Megapixel Cameras: Worth the Price?

Why are end users switching to megapixel technology? Despite conventional wisdom that reliable, industrial-quality megapixel network cameras are three or even four times more expensive than comparable low-resolution (4CIF) cameras, megapixel cameras are in fact cheaper.

Before looking at any camera or NVR/DVR combination, users define goals, which can be narrowed into three broad categories. General surveillance applications involve live view, where users do not need detail on recorded video. This may include watching a road, looking for traffic jams or observing crowds. Second is forensic, which require seeing, recording and recognizing images like license plates and faces. Third is high-detail, where users need to read license plates and also model of car. In a retail or banking context, operators need to clearly see customer and employee faces, as well as identifying currency in their hands.

Assigning a category to an application means defining resolution. With older surveillance technology, resolution was defined by total video lines (TVL). The market now defines resolution by the total number of pixels. This is more objective when comparing products that have different resolutions. For example, an image that is 640 (horizontal or columns) pixels by 480 (vertical or rows) pixels delivers a total of 307,200 pixels, or approximately 0.31 of a megapixel (1 million pixels) (see Figure 1). Resolution can be defined only by pixel when width of an area those pixels will cover is determined.

General surveillance applications require approximately 20 pixels per foot, forensic about 40 pixels per foot and high-detail at least 80 pixels per foot. To cover a parking lot (100 feet wide) with forensic detail means multiplying 100 feet by 40 pixels per foot for a total of 4,000 pixels.

The next step is to determine resolution. This is done by dividing the number of pixels to cover the area (in this case 4,000) by number of horizontal (columns) of pixels provided by the camera. With 320 by 240 resolution cameras (0.07 megapixels), the amount needed is 4,000/320 = 13 cameras (or 12.5). At
640 by 480 (0.31 megapixels), this would be 4,000/640 = 6.25 so at least seven cameras. For 1,280 by 1,024 (1.3 megapixels), it would be 3.25 so four cameras (Figure 4). At 2,048 by 1,536 (three megapixels), two cameras will do the job.

A high-quality camera made by an established manufacturer that delivers a 640 by 480 image has a manufacturerˇs suggested retail price (MSRP) of about US$350, while that of one with 2,048 by 1,536 is $1,249. A high-quality outdoor heater and blower housing has an MSRP of $225 and 100 feet of Cat 5 cable can be purchased for $20 (cheaper than coaxial). Include $100 of labor to install each camera and do the math (see ¨Cost of Analog Cameras〃).
                                   This is a simple model, but it demonstrates an important fact: With wide areas to cover, megapixel is cheaper, though storage presents additional concerns. While a megapixel image is certainly larger than a 640 by 480 image, new smart-camera tools narrow the difference. With everything at the same compression, two images from a three-megapixel camera typically use less storage than seven images from a 640 by 480 camera (see "Cost of Megapixel Cameras").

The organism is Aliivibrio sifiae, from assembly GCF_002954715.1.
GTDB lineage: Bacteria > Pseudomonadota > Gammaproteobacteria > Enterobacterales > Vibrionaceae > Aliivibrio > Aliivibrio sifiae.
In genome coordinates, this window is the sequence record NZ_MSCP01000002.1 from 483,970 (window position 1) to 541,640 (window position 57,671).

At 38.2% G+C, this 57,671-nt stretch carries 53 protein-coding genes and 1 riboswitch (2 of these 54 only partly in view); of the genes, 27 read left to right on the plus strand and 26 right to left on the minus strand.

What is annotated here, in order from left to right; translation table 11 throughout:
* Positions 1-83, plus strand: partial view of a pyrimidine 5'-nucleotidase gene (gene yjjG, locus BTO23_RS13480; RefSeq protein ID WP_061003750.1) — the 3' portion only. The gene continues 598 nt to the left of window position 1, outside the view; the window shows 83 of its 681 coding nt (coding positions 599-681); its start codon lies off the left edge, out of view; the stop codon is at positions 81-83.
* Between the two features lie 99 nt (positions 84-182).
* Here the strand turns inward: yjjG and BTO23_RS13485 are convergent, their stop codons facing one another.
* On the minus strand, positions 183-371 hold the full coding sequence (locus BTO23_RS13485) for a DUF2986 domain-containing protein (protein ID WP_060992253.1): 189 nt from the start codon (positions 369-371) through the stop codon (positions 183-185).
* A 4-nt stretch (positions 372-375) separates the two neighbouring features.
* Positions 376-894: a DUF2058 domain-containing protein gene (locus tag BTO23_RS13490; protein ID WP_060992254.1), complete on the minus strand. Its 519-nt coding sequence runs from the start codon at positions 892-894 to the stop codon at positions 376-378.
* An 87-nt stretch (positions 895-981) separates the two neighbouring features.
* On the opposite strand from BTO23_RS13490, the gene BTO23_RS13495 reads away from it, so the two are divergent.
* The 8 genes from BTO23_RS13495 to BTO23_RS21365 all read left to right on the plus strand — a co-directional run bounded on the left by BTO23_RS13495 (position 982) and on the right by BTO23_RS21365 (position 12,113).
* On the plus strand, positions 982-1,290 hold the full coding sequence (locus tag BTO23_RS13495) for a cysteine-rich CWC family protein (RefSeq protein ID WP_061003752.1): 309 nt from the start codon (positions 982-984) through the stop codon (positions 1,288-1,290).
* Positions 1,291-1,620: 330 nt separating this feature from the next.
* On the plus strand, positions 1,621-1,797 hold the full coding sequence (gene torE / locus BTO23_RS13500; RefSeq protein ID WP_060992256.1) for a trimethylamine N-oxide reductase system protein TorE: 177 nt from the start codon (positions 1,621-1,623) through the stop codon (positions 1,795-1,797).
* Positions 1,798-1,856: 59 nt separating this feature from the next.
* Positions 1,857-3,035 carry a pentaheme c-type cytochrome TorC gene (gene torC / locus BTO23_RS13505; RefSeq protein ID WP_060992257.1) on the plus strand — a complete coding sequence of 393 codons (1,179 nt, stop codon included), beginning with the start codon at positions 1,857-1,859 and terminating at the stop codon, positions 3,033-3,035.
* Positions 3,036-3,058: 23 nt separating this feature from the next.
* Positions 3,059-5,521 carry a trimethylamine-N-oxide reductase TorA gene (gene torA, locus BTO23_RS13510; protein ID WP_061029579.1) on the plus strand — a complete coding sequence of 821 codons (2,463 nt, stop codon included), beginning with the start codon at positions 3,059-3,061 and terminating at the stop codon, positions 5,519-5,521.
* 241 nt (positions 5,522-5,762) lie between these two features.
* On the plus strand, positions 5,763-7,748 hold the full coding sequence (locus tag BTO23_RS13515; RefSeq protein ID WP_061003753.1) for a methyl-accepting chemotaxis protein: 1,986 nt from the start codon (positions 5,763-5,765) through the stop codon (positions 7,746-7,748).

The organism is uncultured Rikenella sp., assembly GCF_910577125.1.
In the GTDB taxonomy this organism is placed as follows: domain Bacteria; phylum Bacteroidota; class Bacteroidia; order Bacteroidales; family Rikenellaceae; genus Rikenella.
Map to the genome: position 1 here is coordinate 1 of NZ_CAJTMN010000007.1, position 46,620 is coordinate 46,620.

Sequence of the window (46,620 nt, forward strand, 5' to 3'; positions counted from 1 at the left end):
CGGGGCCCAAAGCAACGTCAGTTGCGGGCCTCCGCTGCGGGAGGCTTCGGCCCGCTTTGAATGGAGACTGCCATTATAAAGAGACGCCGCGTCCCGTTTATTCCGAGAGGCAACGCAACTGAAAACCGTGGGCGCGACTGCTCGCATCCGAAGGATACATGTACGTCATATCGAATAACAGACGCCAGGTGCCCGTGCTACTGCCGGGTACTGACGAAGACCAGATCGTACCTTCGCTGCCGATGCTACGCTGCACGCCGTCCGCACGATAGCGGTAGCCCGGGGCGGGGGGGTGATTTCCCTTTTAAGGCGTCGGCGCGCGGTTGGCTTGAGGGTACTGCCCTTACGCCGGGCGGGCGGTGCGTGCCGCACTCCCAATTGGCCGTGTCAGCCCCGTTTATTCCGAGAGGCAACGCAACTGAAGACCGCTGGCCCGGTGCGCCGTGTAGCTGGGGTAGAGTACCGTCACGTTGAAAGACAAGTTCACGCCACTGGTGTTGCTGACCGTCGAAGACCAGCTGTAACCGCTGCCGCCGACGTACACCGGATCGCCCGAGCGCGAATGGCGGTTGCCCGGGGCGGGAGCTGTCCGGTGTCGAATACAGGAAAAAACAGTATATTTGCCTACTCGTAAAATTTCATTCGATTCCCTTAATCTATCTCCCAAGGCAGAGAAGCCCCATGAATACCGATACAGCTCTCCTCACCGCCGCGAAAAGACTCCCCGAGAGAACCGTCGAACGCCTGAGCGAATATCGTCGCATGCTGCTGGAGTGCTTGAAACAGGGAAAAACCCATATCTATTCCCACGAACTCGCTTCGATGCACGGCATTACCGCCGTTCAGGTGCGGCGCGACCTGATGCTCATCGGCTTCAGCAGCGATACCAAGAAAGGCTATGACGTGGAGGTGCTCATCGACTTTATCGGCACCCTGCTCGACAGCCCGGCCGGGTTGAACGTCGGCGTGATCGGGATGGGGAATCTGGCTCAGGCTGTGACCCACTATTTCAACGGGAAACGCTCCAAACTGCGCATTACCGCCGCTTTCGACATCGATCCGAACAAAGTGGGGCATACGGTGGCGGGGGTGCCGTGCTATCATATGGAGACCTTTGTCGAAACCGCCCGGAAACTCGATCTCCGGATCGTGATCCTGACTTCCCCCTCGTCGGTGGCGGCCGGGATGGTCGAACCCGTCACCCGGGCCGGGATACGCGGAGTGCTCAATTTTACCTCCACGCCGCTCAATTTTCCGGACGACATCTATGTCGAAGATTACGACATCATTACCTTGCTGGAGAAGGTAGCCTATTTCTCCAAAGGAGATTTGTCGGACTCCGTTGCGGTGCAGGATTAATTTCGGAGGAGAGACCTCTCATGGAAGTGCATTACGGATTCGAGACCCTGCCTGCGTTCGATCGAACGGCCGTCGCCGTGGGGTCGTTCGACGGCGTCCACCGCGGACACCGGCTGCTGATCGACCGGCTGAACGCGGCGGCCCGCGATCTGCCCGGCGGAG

Bandwidth and Storage
While there are many different types of compression H.264, MPEG-4 and M-JPEG there are basically two types: frame-by-frame and temporal. M-JPEG is the most popular frame-by-frame compression technique, compressing each image in its entirety. It is widely deployed and easy to integrate. The advantage is that it enables users to recreate images accurately and bandwidth use is predictable. The drawback is that by handling each image in its entirety, it is not efficient in terms of bandwidth when there is little motion or activity.

Temporal is represented by popular compression methodologies like H.263, H.264 and MPEG-4. These techniques are deployed in applications where network bandwidth is limited and low-quality images will suffice. Temporal takes an image called a "key frame," compresses it in its entirety, then for the next few images, only compresses and transmits things that change in the image. Every few images, it takes another key frame and repeats the process. The advantage is that by sending only changes to the key frame, users save bandwidth and storage when there is little motion or activity. One drawback is that only the key frame is a true legal picture. Another drawback is that motion significantly increases bandwidth consumption, reducing the bandwidth advantage over frame-by-frame compression.

When does megapixel make sense? A number of cameras options can achieve forensic detail. To determine bandwidth for each option, calculate the size of each image and keep compression for all cameras the same. Once image size is determined, multiply that by images per second to get bandwidth requirements. According to Milestone, a 640 x 480 image with medium-low compression is about 50 kilobytes. For higher resolution images, IQinVision's comparison matrix shows a typical 3.1-megapixel image has a file size of 225 kilobytes.